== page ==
To tie in with the above, the ease with which one can now publish their work is a double edged sword and as you say, is its own worst enemy. Anybody can now publish themselves. It used to just be hard to get accepted and published. Not it is hard to get noticed. In itself, that may be the worse of the two options. Not getting published / accepted tells you what you need to know. That you need to continue striving to improve, to stand out, while not getting noticed does not necessarily have to be a reflection on your, on your writing or on your approach to publishing.  Not being able to see the wood through the trees can make it very hard for people who do not immerse themselves in the indie scene – by that I mean predominantly writers – you will not know who is who .

It is tougher than ever being a writer today because it is easier than ever to become one, but, at the end of the day, we have our ears to the ground, and know what to look for, who is hot and who is just muddying the waters. Imagine how hard it has become for a reader, those looking in from the outside.

The social media is…(your chance to expound in as abstract a manner as you wish.)
Pandora’s box. I am an active user on social media sites, but will never truly understand it. Not because it is complicated, but rather, because it is so easy. There are no ways to define social media effectively because you can use it for everything. From Facebook and Twitter to Pinterest and You Tube, you can use them to run a business, to communicate with relatives in far off lands, or to post picture of animals doing funny things.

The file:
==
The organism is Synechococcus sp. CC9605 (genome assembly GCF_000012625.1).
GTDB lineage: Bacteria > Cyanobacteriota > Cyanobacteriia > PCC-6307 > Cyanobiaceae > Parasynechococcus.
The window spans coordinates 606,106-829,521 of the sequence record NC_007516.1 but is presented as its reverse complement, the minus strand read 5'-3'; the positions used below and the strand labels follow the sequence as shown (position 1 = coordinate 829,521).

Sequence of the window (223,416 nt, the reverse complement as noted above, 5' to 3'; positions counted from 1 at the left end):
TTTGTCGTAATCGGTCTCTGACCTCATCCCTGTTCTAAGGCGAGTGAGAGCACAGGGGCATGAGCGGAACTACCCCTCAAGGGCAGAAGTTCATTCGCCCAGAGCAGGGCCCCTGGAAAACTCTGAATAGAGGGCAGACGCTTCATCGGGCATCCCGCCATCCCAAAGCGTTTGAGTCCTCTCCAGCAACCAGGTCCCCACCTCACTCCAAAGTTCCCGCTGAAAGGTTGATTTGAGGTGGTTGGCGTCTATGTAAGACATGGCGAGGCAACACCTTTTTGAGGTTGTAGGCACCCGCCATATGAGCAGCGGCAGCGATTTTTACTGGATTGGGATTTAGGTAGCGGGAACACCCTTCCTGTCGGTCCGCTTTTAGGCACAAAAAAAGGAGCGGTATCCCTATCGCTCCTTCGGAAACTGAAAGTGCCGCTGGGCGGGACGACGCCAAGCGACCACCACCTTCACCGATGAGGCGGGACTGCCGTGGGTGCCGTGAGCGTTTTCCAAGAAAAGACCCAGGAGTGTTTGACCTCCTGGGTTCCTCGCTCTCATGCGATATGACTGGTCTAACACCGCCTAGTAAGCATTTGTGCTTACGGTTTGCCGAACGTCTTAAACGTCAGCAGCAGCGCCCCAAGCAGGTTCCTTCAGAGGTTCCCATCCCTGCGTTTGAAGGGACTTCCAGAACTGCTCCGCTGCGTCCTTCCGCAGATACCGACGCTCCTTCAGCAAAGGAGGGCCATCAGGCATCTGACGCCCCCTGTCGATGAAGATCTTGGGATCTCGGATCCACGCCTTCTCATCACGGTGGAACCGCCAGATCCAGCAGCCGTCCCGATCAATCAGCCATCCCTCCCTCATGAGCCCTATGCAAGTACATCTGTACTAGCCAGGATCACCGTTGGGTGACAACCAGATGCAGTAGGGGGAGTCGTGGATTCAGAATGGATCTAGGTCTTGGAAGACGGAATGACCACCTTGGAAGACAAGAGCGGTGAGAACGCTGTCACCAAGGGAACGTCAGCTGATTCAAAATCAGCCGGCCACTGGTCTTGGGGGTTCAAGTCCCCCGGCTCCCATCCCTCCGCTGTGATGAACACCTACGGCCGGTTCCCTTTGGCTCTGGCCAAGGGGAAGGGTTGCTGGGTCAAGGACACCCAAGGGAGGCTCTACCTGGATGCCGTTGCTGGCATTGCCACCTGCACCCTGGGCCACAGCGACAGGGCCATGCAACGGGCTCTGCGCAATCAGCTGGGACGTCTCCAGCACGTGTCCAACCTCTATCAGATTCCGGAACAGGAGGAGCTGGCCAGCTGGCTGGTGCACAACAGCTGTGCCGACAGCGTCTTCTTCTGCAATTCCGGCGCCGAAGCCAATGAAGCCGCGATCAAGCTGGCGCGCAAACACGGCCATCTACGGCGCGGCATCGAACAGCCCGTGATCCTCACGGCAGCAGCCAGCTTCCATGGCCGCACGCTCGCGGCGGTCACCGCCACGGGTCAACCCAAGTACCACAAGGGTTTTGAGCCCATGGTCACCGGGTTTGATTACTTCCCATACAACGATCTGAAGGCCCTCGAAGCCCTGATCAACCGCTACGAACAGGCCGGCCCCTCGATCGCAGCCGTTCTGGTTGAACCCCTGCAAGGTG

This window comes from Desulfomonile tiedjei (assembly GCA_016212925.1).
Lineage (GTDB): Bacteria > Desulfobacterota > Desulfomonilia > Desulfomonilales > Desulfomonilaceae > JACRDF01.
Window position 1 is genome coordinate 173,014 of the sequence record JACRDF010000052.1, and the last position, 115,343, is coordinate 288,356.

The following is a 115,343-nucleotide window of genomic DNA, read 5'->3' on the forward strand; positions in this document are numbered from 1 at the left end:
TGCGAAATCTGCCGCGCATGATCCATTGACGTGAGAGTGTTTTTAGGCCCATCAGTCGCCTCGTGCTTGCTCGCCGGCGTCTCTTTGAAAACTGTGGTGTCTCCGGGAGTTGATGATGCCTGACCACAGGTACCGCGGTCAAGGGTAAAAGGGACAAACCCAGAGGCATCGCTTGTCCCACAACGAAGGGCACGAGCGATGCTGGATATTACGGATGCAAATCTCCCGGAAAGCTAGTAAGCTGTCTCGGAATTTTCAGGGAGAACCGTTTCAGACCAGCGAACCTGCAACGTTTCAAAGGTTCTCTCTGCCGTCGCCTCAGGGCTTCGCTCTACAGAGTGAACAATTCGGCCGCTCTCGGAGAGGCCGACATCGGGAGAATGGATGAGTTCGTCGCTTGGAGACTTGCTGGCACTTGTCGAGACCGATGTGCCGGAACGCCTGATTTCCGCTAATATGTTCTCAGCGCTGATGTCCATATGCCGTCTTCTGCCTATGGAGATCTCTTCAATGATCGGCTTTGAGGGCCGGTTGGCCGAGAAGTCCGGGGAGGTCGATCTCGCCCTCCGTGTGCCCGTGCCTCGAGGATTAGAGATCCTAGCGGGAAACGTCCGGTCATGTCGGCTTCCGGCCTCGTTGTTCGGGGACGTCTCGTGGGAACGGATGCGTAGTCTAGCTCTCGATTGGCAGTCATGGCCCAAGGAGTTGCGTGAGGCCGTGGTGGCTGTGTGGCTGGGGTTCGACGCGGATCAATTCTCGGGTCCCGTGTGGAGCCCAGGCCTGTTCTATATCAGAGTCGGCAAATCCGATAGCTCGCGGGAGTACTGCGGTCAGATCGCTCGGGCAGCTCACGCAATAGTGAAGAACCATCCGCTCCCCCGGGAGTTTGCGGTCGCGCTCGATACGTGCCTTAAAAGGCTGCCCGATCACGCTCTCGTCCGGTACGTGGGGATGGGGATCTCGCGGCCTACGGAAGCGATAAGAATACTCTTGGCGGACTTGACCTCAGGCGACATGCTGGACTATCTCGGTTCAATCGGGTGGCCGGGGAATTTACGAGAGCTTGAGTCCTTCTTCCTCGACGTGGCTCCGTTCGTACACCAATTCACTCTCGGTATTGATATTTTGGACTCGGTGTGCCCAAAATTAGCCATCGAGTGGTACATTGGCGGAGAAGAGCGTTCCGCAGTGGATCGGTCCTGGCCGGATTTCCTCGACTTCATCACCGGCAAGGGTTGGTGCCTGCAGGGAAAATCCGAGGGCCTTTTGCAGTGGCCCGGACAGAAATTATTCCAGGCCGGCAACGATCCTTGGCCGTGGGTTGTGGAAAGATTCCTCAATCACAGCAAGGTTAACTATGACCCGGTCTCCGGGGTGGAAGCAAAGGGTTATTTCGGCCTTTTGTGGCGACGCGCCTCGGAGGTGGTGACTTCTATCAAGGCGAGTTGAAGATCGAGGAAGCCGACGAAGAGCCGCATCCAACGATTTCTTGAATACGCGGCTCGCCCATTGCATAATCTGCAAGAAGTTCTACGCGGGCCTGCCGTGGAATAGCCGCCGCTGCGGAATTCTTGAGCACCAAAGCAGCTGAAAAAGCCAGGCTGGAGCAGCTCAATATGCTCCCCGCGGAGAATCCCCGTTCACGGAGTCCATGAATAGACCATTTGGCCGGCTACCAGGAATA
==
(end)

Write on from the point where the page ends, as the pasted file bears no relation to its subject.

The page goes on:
Social media has changed the way we are, not just on a virtual level but in real life. Physical relationships are changing because of it, and for that reason along, social media is the best and the worst thing that could have ever happened… I love it.

 Share some information about your work with us:
I am currently writing a novel that is more Psychological Thriller than out and out Horror. It is a look at human relationships and how one single action can set us on a path of self-destruction. I am also editing two short story collections (The Musings of a Hideous Mind: Volume(s) I and II).

 What is one question you are sick of being asked—not in interviews, but by individuals who know you write?
It depends on the individual asking the question. There are certain types , and after a while you can spot them, and when they ask me this, I just roar on the inside.

“What do you write about?” When you ask an Author a question like this, you need to understand that you are opening up a Pandora ’s Box. The answer will not be some quick one sentence answer. If you aren’t willing to actually stand there and listen, don’t ask. I get that a lot from people in my office.

A more general one is about how many books I sell. People outside of the ‘business’ seem to think that unless you are in the NY Times top ten, then your book is a flop, and against that mentality, you can never win.

How do you deal with negative reviews?
With Rage… ok not really. I will be honest with you. I have not yet received a negative review for my novel. One man gave it 2 stars, but left no comment. I looked at his review history and he only read travel books before then, so I kind of let it slide. Often, when I receive criticism, I get very angry… with myself. I rage at myself on the inside for a while, but I always thank the person offering the advice, and later, I consider what they have said, and use it to improve.

How much reading do you get in, and can a writer excel at his or her craft if they do not read?